Pregnancy outcome in joint hypermobility syndrome and Ehlers-Danlos syndrome
2017 (English)In: Acta Obstetricia et Gynecologica Scandinavica, ISSN 0001-6349, E-ISSN 1600-0412, Vol. 96, no 1, 114-119 p.Article in journal (Refereed) Published
IntroductionAn increased risk of preterm birth in women with joint hypermobility syndrome or Ehlers-Danlos syndrome is suspected. Material and methodsIn this nationwide cohort study from 1997 through 2011, women with either joint hypermobility syndrome or Ehlers-Danlos syndrome or both disorders were identified through the Swedish Patient Register, and linked to the Medical Birth Register. Thereby, 314 singleton births to women with joint hypermobility syndrome/Ehlers-Danlos syndrome before delivery were identified. These births were compared with 1247864 singleton births to women without a diagnosis of joint hypermobility syndrome/Ehlers-Danlos syndrome. We used logistic regression, adjusted for maternal age, smoking, parity, and year of birth, to calculate adjusted odds ratios for adverse pregnancy outcomes. ResultsMaternal joint hypermobility syndrome/Ehlers-Danlos syndrome was not associated with any of our outcomes: preterm birth (adjusted odds ratio=0.6, 95% confidence interval 0.3-1.2), preterm premature rupture of membranes (adjusted odds ratio=0.8; 95% confidence interval 0.3-2.2), cesarean section (adjusted odds ratio=0.9, 95% confidence interval 0.7-1.2), stillbirth (adjusted odds ratio=1.1, 95% confidence interval 0.2-7.9), low Apgar score (adjusted odds ratio=1.6, 95% confidence interval 0.7-3.6), small for gestational age (adjusted odds ratio=0.9, 95% confidence interval 0.4-1.8) or large for gestational age (adjusted odds ratio=1.2, 95% confidence interval 0.6-2.1). Examining only women with Ehlers-Danlos syndrome (n=62), we found a higher risk of induction of labor (adjusted odds ratio=2.6; 95% confidence interval 1.4-4.6) and amniotomy (adjusted odds ratio=3.8; 95% confidence interval 2.0-7.1). No excess risks for adverse pregnancy outcome were seen in joint hypermobility syndrome. ConclusionWomen with joint hypermobility syndrome/Ehlers-Danlos syndrome do not seem to be at increased risk of adverse pregnancy outcome.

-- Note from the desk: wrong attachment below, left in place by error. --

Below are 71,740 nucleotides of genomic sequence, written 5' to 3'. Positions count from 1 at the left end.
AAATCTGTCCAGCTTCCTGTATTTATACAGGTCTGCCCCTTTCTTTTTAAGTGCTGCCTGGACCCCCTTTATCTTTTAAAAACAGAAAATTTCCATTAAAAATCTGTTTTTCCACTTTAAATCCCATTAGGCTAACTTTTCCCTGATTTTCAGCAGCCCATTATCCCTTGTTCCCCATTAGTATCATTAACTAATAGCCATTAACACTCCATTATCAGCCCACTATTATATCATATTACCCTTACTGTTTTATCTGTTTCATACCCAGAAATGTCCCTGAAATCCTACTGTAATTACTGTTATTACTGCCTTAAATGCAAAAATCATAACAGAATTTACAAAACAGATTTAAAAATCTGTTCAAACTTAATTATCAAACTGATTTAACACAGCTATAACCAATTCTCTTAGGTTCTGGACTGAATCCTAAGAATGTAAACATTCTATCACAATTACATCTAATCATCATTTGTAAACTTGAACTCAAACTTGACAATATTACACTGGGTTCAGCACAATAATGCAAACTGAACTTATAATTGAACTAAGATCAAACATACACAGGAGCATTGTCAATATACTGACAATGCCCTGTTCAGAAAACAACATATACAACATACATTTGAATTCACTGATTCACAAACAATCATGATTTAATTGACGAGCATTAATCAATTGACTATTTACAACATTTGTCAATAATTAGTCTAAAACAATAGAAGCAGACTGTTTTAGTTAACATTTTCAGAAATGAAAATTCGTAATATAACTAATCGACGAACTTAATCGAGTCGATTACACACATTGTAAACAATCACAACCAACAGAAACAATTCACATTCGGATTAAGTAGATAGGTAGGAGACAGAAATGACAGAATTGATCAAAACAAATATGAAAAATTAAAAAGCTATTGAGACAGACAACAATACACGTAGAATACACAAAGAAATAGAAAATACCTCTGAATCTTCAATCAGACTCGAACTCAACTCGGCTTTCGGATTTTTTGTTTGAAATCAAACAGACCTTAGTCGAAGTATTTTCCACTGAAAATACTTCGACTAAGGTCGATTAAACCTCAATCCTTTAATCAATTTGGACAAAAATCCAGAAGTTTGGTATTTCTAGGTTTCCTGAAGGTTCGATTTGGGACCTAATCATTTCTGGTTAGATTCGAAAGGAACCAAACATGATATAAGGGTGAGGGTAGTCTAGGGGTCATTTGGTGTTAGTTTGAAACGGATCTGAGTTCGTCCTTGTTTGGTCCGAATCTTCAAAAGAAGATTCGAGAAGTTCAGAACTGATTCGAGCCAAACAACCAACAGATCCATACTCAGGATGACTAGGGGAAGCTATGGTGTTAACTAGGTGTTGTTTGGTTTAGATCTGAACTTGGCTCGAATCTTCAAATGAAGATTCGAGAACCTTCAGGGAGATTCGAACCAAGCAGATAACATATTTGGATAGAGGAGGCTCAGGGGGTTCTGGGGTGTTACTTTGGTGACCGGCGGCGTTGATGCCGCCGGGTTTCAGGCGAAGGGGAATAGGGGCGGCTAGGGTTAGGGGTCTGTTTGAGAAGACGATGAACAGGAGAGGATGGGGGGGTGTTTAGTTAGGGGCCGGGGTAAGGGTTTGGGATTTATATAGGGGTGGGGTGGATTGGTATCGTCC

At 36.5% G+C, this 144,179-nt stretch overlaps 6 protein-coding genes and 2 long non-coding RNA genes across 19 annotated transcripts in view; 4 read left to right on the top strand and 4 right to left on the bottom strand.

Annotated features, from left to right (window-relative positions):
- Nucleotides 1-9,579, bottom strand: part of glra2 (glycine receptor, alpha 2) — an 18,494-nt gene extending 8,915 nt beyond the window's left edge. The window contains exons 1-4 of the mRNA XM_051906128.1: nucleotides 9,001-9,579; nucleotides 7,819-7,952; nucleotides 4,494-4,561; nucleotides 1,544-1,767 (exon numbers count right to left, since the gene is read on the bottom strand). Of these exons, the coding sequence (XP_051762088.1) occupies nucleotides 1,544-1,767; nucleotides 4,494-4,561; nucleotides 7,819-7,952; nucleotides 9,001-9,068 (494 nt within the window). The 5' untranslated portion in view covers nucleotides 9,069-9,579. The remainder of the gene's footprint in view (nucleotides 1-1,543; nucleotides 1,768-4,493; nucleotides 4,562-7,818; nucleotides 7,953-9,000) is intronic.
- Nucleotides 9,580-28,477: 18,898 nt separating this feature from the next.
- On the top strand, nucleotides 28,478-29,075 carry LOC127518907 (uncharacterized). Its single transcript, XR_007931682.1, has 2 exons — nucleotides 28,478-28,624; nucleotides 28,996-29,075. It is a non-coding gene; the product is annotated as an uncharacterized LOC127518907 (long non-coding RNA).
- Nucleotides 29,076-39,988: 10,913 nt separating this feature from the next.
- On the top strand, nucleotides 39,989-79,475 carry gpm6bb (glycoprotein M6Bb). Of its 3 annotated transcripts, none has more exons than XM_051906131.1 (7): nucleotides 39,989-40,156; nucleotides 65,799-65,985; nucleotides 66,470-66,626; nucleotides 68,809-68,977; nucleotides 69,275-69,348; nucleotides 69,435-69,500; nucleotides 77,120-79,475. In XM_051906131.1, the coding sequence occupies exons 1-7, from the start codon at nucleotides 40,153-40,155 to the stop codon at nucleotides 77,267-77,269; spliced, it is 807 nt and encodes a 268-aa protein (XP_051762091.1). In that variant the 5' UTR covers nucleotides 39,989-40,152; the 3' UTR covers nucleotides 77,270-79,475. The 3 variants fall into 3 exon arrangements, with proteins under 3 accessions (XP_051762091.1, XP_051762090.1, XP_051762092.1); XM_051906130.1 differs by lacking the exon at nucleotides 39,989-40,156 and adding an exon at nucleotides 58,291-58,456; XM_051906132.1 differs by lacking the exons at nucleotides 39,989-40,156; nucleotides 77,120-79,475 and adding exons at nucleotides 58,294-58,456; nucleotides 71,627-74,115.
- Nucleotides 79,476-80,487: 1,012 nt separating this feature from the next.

Place, publisher, year, edition, pages
WILEY-BLACKWELL , 2017. Vol. 96, no 1, 114-119 p.
Joint hypermobility syndrome; Ehlers-Danlos syndrome; pregnancy; child; obstetric - cohort study
Obstetrics, Gynecology and Reproductive Medicine
IdentifiersURN: urn:nbn:se:liu:diva-134485DOI: 10.1111/aogs.13043ISI: 000391980100014PubMedID: 27743500OAI: oai:DiVA.org:liu-134485DiVA: diva2:1074422
Funding Agencies|Swedish Research Council [2013-2429]; Swedish Research Council for Health Working Life and Welfare [2015-01369]; Stockholm County Council (ALF project) 2017-02-152017-02-152017-02-15